Modeling Infectious Diseases in Humans and Animals
Matt J. Keeling & Pejman Rohani

SIR model with pulsed vaccination (page 302)

An alternative approach that has been tried in a variety of locations is pulse vaccination, where children in certain age cohorts are periodically immunized. The principle aim of pulse vaccination is to ensure the susceptible fraction is maintained below this level by periodically immunizing a fraction of the susceptible population. Pulse vaccination has gained in prominence as a result of its highly successful application in the field. Compared to “continual” pediatric vaccination, it has the additional advantage that it is often logistically simpler to implement. A well-publicized example is the spectacular control of poliomyelitis and measles in Central and South America.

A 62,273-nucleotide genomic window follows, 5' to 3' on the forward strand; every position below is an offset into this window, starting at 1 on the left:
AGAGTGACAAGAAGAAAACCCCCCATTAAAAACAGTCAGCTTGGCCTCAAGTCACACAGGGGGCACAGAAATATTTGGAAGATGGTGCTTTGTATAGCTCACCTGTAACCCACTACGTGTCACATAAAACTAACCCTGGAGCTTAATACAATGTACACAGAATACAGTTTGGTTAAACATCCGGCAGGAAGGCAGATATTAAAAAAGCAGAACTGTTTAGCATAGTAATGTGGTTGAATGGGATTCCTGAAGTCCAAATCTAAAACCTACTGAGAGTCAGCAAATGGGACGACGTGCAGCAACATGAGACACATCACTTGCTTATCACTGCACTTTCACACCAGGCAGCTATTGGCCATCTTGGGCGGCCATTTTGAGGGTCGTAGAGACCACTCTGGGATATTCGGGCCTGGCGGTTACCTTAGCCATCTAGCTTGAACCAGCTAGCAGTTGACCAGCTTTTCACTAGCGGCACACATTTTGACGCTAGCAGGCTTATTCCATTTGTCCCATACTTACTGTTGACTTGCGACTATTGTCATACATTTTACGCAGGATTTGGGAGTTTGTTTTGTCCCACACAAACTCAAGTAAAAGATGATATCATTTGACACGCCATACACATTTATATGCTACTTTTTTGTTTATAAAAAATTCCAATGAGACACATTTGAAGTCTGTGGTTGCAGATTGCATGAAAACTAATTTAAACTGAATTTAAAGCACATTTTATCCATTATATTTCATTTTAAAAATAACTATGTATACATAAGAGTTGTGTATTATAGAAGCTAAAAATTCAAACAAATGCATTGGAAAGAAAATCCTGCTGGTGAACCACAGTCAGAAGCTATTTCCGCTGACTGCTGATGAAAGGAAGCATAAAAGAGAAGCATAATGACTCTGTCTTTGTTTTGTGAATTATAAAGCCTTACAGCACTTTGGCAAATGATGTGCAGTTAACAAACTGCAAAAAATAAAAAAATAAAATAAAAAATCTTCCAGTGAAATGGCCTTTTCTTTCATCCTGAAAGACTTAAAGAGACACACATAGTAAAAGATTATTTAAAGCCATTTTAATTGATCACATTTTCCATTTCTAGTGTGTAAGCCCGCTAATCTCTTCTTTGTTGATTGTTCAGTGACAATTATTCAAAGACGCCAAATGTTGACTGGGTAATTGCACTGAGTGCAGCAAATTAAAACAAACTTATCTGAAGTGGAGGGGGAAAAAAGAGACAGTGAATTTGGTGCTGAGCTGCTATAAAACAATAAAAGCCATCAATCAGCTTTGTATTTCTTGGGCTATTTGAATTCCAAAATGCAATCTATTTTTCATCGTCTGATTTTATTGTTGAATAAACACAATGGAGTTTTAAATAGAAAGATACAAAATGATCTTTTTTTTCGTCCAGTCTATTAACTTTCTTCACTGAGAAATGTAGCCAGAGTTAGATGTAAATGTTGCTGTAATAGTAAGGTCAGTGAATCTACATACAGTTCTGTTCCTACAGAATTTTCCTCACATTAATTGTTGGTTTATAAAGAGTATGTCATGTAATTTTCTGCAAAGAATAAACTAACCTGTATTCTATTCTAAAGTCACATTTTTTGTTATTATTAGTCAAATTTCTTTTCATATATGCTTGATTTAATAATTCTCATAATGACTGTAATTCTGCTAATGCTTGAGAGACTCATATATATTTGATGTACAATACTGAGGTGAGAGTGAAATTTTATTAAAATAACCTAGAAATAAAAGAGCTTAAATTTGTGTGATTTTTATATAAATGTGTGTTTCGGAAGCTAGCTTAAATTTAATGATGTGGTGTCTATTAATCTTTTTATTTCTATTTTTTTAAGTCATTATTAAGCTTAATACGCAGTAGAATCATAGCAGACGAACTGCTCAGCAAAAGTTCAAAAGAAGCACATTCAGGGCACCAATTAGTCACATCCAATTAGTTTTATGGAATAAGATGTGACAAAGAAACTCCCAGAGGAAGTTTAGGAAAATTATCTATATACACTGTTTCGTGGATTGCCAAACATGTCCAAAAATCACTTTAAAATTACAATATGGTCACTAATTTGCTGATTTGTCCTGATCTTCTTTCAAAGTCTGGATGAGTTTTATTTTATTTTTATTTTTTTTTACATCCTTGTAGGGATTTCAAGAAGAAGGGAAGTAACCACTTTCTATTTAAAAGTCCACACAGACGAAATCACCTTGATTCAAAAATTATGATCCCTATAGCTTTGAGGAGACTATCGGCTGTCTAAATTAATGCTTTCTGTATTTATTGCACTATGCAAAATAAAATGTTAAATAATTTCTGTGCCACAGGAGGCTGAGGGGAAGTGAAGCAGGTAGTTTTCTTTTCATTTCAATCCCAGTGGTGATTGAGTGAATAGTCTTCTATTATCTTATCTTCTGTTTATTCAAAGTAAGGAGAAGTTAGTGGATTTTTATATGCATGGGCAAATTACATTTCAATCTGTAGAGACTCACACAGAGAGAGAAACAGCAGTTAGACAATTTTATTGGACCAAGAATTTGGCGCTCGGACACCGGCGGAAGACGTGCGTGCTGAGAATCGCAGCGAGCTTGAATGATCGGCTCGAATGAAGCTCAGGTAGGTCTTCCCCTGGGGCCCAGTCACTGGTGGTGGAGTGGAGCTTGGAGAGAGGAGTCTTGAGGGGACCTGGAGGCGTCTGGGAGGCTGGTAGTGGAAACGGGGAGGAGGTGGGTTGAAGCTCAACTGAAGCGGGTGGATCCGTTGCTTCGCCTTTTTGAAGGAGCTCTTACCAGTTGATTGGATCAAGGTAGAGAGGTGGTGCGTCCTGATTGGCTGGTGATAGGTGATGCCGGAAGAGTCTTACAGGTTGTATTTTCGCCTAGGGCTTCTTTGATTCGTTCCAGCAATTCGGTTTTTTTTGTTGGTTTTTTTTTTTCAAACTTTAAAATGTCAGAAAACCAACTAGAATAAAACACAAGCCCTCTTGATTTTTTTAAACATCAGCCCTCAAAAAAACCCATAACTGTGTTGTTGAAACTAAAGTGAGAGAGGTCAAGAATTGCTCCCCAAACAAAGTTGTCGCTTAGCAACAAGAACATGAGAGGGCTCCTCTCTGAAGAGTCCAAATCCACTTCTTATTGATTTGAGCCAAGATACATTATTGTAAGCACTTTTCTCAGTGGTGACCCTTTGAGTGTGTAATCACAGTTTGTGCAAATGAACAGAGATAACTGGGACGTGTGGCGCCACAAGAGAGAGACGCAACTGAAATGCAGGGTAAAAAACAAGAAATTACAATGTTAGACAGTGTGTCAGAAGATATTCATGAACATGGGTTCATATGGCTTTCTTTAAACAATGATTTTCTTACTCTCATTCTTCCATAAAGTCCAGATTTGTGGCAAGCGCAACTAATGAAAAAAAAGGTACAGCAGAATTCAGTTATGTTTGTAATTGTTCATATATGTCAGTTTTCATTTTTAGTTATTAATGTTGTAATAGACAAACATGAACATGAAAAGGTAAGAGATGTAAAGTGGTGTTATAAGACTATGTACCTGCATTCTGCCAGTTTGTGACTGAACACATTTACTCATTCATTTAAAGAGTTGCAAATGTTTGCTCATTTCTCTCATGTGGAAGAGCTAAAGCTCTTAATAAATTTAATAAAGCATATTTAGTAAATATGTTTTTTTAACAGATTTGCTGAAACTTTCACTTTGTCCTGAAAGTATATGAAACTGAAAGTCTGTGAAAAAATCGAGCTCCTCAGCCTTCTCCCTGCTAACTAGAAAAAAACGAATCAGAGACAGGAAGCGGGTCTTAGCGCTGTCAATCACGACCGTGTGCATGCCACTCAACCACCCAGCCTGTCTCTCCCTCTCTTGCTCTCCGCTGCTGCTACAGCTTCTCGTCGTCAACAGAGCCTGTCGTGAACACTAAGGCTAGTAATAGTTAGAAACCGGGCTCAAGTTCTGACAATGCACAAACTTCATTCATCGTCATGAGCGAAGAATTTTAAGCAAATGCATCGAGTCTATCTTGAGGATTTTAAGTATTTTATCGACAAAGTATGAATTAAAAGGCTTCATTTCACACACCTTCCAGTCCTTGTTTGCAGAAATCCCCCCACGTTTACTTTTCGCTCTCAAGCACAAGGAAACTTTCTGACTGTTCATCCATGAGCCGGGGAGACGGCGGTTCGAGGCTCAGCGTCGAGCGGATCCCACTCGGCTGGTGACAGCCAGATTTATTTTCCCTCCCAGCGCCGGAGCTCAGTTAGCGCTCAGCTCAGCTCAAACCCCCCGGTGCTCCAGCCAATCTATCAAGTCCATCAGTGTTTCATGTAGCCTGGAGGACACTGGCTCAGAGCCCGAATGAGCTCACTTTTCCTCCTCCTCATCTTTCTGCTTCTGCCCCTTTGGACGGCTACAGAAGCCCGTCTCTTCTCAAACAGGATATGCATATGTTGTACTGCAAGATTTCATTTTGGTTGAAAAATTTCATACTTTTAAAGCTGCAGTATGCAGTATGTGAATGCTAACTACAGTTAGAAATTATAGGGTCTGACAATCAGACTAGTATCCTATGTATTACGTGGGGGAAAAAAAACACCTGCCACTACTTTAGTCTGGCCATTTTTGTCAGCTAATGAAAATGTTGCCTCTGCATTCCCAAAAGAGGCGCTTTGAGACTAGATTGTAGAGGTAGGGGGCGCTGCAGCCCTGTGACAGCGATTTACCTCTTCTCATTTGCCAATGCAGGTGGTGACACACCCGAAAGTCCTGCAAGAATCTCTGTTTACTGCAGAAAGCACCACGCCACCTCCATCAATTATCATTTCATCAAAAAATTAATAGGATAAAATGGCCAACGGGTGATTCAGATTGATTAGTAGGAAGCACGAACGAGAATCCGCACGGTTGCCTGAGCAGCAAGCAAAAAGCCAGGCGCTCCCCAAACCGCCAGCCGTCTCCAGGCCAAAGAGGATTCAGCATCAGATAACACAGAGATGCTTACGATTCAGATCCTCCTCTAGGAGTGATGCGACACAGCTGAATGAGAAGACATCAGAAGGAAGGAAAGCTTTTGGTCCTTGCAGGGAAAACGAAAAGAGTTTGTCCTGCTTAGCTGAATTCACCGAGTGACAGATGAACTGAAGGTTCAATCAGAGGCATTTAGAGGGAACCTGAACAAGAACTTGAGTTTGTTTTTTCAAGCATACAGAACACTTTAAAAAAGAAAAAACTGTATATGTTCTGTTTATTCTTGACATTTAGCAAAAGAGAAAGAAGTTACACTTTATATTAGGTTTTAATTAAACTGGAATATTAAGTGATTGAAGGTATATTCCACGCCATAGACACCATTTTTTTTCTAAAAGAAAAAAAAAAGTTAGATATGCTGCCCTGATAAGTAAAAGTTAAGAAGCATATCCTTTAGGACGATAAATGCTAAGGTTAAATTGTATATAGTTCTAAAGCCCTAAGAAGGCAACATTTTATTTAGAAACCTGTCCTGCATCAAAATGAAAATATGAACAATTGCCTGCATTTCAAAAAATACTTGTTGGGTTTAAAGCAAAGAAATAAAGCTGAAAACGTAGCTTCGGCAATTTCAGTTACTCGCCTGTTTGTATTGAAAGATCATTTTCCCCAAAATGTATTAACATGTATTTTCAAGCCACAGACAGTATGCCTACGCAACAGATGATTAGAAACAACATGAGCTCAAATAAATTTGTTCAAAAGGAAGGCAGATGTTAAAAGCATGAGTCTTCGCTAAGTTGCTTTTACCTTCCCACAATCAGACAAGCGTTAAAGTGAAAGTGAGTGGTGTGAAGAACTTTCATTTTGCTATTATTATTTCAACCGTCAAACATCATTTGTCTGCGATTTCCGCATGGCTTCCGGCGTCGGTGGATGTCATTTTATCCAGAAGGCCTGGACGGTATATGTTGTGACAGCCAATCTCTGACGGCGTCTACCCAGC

Here we assume that a proportion pV of susceptible individuals are vaccinated every T time units (days):

Again we allow for a delay, such that vaccination is begun after time tV.

is the proportion of the susceptible individuals that are vaccinated with each pulse.
is the time between vaccination pulses.
β is the transmission rate and incorporates the encounter rate between susceptible and infectious individuals together with the probability of transmission.
γ is called the removal or recovery rate, though often we are more interested in its reciprocal (1/γ) which determines the average infectious period.
is the over-all birth set. We set ν=μ to keep the population size constant
is the per captia death rate.
tV is the time at which the vaccination program is begun.
S(0) is the initial proportion of the population that are susceptible.
I(0) is the initial proportion of the population that are infectious.
All rates are specified in days.

All parameters must be positive, S(0)+I(0) ≤ 1 and 0 ≤ pV ≤ 1.

Python ProgramMATLAB Code.

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